Mon, 6 Jan, 2020
What do world-famous, lucrative companies like Uber, Airbnb, Apple, and Canva have in common? They all began as innovative, idea-driven startups that could either fail spectacularly or, as they did, thrive. It’s a known fact that Steve Jobs started his project in his parents’ garage.
Every successful business has to start from ground zero— and that can be scary for some people. But the world (and specifically Australia, as the fifth-most startup-friendly country in the world) is witnessing an ongoing explosion of new small businesses with a vision.
What does this mean for you? Are you willing to work in a startup instead of an already established company? On the one hand, the latter gives you a security net, set protocols for how to do things, and a fixed position.
Getting a job in a startup, though, can offer something else: progression, responsibility, money prospects, a possibly accelerated rise in your career.
Sounds good? Let’s take a closer look.
6 Reasons to give startups a go.
Of course, becoming part of a startup has its risks as well as its benefits. It’s true that 90% of all startups fail. But even a fall can teach you something, and giving up is the only sure way to fail.
Whatever the outcome, what will you get out of the experience?
1. It’s exciting.
Whoever tells you startup life is smooth sailing is lying to you. Yes, long hours can be a thing. The whole affair is driven by passion and a vision, so you’ll probably be expected to give it your all.
If fast-paced, exciting work is what you’re after, then the startup life is for you. You’ll be surrounded by a bunch of motivated, ambitious people and you’ll feel the impact of your actions on the success of the business.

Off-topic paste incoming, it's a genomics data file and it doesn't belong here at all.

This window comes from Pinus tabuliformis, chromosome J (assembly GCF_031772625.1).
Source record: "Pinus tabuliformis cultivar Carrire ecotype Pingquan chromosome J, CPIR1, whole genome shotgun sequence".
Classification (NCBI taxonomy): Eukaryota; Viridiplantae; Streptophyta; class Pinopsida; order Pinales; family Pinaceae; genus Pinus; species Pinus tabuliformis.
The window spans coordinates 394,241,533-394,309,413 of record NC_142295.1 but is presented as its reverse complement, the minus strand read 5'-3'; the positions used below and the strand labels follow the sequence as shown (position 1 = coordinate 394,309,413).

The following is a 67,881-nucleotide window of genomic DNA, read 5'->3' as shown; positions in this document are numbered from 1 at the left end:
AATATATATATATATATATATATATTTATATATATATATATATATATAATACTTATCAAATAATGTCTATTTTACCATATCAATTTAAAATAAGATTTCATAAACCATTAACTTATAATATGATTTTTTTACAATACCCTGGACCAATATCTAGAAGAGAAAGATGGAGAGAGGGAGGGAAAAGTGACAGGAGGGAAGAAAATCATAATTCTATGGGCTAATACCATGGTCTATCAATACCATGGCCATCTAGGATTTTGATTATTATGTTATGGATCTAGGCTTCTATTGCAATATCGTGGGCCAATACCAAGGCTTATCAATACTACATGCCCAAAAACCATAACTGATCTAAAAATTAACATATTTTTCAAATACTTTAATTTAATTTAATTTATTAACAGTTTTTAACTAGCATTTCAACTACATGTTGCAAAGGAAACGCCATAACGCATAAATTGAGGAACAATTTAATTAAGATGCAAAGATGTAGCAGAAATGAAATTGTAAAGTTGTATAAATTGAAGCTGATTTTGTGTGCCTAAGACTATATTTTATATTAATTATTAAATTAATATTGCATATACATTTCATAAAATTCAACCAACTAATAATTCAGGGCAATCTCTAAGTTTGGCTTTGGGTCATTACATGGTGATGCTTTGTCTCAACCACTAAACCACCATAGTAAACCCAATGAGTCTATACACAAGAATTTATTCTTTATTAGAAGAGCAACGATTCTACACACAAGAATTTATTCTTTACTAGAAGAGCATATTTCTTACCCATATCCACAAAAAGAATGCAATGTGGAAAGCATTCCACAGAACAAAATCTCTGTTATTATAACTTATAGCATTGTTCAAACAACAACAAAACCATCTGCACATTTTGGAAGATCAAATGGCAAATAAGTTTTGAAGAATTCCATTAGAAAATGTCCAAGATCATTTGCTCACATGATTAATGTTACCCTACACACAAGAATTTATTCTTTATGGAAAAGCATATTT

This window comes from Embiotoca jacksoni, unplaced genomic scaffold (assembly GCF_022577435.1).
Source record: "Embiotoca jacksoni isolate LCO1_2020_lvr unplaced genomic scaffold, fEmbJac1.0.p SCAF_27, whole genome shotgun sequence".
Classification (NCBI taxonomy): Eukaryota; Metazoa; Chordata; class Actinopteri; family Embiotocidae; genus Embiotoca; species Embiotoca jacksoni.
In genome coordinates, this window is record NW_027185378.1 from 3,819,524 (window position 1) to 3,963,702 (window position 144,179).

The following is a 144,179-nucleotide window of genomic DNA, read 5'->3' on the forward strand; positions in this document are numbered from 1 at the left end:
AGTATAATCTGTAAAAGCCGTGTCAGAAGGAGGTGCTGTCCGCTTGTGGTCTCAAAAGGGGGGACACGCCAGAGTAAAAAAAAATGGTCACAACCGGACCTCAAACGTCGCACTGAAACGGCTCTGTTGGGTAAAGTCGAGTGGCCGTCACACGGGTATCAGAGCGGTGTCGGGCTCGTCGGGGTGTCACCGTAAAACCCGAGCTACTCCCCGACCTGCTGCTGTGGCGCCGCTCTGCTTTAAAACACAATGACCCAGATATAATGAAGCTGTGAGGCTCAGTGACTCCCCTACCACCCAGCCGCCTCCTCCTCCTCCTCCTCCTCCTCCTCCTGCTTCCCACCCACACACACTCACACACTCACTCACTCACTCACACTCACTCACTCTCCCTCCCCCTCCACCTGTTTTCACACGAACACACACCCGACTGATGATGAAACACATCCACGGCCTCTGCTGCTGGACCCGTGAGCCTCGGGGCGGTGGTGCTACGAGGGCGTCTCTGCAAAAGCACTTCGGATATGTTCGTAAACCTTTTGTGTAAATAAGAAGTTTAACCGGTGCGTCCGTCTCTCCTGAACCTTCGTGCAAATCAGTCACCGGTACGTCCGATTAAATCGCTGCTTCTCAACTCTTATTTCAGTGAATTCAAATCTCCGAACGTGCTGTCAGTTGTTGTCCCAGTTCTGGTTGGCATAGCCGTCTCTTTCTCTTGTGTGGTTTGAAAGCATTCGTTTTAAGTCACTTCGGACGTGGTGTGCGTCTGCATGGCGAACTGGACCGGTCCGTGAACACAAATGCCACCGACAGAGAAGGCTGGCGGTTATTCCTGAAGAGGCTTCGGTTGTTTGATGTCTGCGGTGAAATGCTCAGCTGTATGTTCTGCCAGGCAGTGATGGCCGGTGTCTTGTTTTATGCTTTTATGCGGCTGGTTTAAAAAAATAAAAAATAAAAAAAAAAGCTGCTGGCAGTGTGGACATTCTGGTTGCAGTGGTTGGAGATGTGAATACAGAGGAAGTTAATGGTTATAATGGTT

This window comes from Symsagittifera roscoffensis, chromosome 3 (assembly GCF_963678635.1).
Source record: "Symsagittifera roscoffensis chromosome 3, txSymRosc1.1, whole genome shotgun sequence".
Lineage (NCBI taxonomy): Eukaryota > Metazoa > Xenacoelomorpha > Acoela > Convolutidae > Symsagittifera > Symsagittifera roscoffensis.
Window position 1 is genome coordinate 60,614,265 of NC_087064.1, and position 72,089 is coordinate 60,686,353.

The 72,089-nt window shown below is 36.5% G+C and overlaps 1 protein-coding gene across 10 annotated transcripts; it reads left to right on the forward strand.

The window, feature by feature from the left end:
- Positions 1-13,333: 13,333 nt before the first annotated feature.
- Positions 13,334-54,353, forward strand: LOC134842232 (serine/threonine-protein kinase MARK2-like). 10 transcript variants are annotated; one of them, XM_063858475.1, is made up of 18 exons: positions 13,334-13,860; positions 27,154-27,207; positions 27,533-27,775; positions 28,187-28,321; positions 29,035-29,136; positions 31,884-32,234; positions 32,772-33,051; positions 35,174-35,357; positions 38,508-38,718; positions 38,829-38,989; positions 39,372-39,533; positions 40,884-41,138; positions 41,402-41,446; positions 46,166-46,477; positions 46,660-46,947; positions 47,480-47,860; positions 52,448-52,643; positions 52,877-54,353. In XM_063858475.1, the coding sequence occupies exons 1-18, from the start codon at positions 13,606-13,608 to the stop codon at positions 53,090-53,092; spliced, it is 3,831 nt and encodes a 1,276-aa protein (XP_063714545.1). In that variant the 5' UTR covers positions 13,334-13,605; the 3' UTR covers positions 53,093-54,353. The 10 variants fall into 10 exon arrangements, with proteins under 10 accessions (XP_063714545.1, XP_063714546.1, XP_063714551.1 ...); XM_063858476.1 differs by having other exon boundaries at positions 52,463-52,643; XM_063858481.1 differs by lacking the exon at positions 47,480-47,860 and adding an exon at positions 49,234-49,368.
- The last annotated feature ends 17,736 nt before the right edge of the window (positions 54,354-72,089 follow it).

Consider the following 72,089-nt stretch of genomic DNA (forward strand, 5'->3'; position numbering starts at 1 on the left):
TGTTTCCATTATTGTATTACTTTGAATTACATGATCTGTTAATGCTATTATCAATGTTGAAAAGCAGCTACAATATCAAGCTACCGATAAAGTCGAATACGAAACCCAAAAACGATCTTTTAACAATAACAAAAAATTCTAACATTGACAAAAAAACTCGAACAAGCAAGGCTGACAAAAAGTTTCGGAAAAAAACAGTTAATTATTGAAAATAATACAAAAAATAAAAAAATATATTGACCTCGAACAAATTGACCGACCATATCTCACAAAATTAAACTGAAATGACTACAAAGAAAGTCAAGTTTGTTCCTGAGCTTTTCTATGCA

Startups are all about innovation— working to fill a perceived gap in the market. That means there are no set ways of doing things, no proven best practices. You’ll be forging them as you go.
2. More freedom, more responsibility.
In a large, established company, you’re just one spot in a sea of people, a necessary but small mechanism in a well-greased engine.
In a startup, however, you’re one of the ‘chosen few’— at the beginning at least. Meaning: you’ll be in charge of a lot, perhaps even in different areas of the business. You’ll likely be asked to learn and try new things you hadn’t even thought about before. You’ll get room to spread your wings.
But it’s like that Spiderman quote goes— ‘with great power comes great responsibility’. Which isn’t a bad thing! Working in a startup, you’ll work alongside the founders to make big decisions that affect the future of the project. Even if the startup fails, this exercise in responsibility is bound to be a great teacher (and yes, also look pretty good on your CV).
3. Progression projection.
If a startup wants to succeed, it needs to grow fast, attracting investors and winning over the competition. A team that consisted of 10 people at the start of the year could double by the end of the year, or expand even more.
When you got in early and know the business from the start, you’re likely to end up leading a team, hiring new employees, and making the big decisions. Where else can you fast track your development like that?